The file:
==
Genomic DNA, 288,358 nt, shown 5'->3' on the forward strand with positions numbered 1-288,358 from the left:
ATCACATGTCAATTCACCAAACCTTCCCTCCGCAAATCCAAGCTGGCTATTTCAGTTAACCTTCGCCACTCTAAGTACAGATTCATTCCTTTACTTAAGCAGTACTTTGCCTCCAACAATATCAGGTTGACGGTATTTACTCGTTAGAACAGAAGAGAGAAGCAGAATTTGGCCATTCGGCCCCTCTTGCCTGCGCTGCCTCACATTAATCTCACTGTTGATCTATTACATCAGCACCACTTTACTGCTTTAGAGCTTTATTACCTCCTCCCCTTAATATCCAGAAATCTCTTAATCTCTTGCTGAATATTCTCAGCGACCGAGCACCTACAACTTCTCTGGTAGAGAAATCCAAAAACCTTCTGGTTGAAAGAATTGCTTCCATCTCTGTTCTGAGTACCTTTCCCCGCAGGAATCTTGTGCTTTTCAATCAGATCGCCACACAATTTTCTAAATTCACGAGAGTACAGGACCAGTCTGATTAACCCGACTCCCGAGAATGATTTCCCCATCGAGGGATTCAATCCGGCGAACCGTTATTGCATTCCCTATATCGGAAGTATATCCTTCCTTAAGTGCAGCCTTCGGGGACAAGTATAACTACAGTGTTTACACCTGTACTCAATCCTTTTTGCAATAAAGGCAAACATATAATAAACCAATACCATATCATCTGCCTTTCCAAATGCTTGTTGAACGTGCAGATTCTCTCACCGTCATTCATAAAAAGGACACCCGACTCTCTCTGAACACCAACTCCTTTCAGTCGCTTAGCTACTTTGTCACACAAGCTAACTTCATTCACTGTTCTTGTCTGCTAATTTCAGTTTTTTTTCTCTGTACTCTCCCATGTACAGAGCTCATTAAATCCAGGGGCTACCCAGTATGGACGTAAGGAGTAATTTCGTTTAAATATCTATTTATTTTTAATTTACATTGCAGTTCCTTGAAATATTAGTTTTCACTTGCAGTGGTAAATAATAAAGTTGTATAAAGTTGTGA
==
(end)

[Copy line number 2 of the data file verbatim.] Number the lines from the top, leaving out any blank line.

ATCACATGTCAATTCACCAAACCTTCCCTCCGCAAATCCAAGCTGGCTATTTCAGTTAACCTTCGCCACTCTAAGTACAGATTCATTCCTTTACTTAAGCAGTACTTTGCCTCCAACAATATCAGGTTGACGGTATTTACTCGTTAGAACAGAAGAGAGAAGCAGAATTTGGCCATTCGGCCCCTCTTGCCTGCGCTGCCTCACATTAATCTCACTGTTGATCTATTACATCAGCACCACTTTACTGCTTTAGAGCTTTATTACCTCCTCCCCTTAATATCCAGAAATCTCTTAATCTCTTGCTGAATATTCTCAGCGACCGAGCACCTACAACTTCTCTGGTAGAGAAATCCAAAAACCTTCTGGTTGAAAGAATTGCTTCCATCTCTGTTCTGAGTACCTTTCCCCGCAGGAATCTTGTGCTTTTCAATCAGATCGCCACACAATTTTCTAAATTCACGAGAGTACAGGACCAGTCTGATTAACCCGACTCCCGAGAATGATTTCCCCATCGAGGGATTCAATCCGGCGAACCGTTATTGCATTCCCTATATCGGAAGTATATCCTTCCTTAAGTGCAGCCTTCGGGGACAAGTATAACTACAGTGTTTACACCTGTACTCAATCCTTTTTGCAATAAAGGCAAACATATAATAAACCAATACCATATCATCTGCCTTTCCAAATGCTTGTTGAACGTGCAGATTCTCTCACCGTCATTCATAAAAAGGACACCCGACTCTCTCTGAACACCAACTCCTTTCAGTCGCTTAGCTACTTTGTCACACAAGCTAACTTCATTCACTGTTCTTGTCTGCTAATTTCAGTTTTTTTTCTCTGTACTCTCCCATGTACAGAGCTCATTAAATCCAGGGGCTACCCAGTATGGACGTAAGGAGTAATTTCGTTTAAATATCTATTTATTTTTAATTTACATTGCAGTTCCTTGAAATATTAGTTTTCACTTGCAGTGGTAAATAATAAAGTTGTATAAAGTTGTGA